DramaNorth WestReview

#BeMoreMartyn: The Boy with the Deirdre Tattoo – Hope Mill Theatre, Manchester

Writers/Directors: Adam Zane and Mike Lee

Reviewer: Sam Lowe

#BeMoreMartyn appears everywhere around the theatre. What does it mean? We find out tonight in this verbatim theatre piece about the life of Martyn Hett. Tragically, Martyn was one of the 22 people killed in the Manchester Arena attack on May 22 2017. During his life, Martyn contributed to Attitude and Heat Magazine, and Huffington Post. He was prominent on social media and appeared on television too. This play is constructed from the exact words of eight people that were interviewed about Martyn and were very close to him, to create a theatrical biography of his life.

A highly skilled ensemble of actors embody the people that were interviewed. They strictly take into consideration the people’s mannerisms and the way in which they delivered their answers. A series of stories are told as a collective or sometimes individually, and there are moments where the performers recreate situations. The play regularly jumps timelines to various points in Martyn’s life, and this includes what people have to say after his death. This is particularly poignant to experience since this reviewer is watching this almost a year since the attack. The play’s scenes are broken up with music or television clips showing Martyn, this is effective because we get to see the real Martyn, as well as discern his identity from the perspective of others.

As the play progresses, you begin to realise how well this verbatim piece has been structured and collated together. The choice to make this documentary style of theatre is an impactful one, you get the opportunity to hear the immediate responses and reactions to questions relating to Martyn. His friends are speaking direct from the heart and it is beautiful. This play successfully creates a thorough and rounded representation of Martyn’s personality. You understand his positive traits and negative traits too, “He wasn’t all sweetness”. Whenever the actors talk about Martyn it always feels intimate,  like they are having a casual conversation with you, which is ultimately engaging. The play challenges the media’s portrayal of Martyn too, which adds an extra layer to the piece. He was apparently labeled as an LGBT campaigner, however, his friends disagreed saying he wasn’t as politically engaged as that. They paint him out to be a role model, who always made time for people.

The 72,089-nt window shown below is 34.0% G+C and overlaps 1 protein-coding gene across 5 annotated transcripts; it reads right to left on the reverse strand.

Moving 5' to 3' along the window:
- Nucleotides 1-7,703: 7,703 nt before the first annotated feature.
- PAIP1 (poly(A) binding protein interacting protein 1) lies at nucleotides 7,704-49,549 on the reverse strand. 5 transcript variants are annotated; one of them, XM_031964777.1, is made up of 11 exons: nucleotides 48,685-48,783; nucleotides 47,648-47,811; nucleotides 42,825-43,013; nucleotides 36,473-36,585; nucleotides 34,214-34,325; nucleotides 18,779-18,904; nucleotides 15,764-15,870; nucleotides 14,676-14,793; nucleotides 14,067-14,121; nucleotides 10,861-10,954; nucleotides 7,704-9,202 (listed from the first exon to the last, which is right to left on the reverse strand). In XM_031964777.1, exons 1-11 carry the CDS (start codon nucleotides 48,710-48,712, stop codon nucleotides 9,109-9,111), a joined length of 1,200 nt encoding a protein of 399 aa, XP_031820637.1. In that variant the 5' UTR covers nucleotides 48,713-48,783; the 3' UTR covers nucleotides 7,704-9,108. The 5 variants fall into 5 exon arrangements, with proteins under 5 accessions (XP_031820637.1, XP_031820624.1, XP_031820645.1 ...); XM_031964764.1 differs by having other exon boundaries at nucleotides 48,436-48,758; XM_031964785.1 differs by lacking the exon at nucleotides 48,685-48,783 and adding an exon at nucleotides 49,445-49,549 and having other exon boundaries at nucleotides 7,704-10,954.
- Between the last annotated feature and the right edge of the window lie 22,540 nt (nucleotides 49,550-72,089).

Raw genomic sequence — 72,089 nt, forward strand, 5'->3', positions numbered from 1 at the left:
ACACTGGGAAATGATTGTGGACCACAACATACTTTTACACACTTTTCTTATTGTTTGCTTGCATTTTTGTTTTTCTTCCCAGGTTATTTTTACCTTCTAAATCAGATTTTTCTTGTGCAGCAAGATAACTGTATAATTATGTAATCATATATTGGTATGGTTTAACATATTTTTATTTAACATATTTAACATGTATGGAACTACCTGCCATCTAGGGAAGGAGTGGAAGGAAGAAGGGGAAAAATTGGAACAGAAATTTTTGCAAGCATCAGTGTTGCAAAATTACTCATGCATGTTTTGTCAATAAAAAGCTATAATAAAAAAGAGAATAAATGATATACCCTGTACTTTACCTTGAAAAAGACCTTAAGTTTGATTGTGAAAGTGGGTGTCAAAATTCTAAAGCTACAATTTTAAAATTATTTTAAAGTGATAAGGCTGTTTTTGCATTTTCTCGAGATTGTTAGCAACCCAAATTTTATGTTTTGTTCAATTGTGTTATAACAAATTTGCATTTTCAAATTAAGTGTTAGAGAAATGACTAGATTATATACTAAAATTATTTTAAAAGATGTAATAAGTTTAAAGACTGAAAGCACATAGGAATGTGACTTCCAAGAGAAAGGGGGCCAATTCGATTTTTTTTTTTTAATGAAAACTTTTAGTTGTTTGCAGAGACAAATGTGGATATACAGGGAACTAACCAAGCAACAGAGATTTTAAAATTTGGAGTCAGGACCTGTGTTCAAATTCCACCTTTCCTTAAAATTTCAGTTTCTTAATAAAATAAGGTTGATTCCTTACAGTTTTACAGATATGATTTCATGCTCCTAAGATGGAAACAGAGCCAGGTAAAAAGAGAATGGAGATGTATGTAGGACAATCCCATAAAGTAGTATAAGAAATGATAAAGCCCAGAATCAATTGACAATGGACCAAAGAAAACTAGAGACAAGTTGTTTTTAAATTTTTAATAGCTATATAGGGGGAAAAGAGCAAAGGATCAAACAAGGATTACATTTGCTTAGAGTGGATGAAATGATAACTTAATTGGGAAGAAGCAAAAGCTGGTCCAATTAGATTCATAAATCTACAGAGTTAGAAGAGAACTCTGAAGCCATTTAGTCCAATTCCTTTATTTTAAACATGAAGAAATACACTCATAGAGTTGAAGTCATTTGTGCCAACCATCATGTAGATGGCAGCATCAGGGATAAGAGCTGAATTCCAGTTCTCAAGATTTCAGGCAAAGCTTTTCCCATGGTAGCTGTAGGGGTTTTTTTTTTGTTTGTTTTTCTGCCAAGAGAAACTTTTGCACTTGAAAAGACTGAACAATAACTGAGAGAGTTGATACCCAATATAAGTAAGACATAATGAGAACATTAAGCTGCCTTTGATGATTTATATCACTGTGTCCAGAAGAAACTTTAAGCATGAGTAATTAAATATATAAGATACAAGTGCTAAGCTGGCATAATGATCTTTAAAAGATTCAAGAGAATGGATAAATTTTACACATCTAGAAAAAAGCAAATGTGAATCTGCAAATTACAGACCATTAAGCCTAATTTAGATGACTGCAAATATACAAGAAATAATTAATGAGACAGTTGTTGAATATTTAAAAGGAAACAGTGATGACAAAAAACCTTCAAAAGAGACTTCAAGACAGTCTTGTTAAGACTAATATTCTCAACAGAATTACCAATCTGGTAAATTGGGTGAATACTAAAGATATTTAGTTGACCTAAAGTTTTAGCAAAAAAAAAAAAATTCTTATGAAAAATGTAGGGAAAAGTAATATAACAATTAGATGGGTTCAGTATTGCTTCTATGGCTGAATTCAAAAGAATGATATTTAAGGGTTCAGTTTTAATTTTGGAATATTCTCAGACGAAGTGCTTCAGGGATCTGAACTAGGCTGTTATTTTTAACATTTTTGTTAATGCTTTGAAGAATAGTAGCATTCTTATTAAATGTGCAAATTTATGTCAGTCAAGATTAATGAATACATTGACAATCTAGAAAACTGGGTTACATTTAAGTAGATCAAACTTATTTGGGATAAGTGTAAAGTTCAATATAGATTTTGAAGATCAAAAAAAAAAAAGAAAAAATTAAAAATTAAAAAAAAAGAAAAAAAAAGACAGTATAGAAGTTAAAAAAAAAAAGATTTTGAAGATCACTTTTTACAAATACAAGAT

The design by Dick Longdin forms a celebratory atmosphere as we are transported to The Frigg, a gay bar where Martyn and his friends often visited. The multi-coloured LED lights on the bar, which create the iconic rainbow flag, make a stunning addition to the design. Unfortunately, there are a few technical issues when the television clips play. The ensemble wear white T-shirts, with celebrities printed on them, and black trousers or leggings; it is like we are at another one of Martyn’s many parties.

We approach the end, where the play deconstructs the definition of #BeMoreMartyn. For one it means, “Live your life exactly how you want to live it”. For another, “Say yes more”. Although the hashtag is #BeMoreMartyn, the play inspires you to #BeYourSelf. This is a lovely and heartfelt message. The play stays faithful to what Martyn would have wanted the play to be. Yes, there are the sad parts, but the focus is on lifting people’s spirits and making people feel happy. This is a sincerely crafted verbatim piece.

Runs until 26th May 2018 | Image: Contributed

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The North West team is under the editorship of John Roberts. The Reviews Hub was set up in 2007. Our mission is to provide the most in-depth, nationwide arts coverage online.

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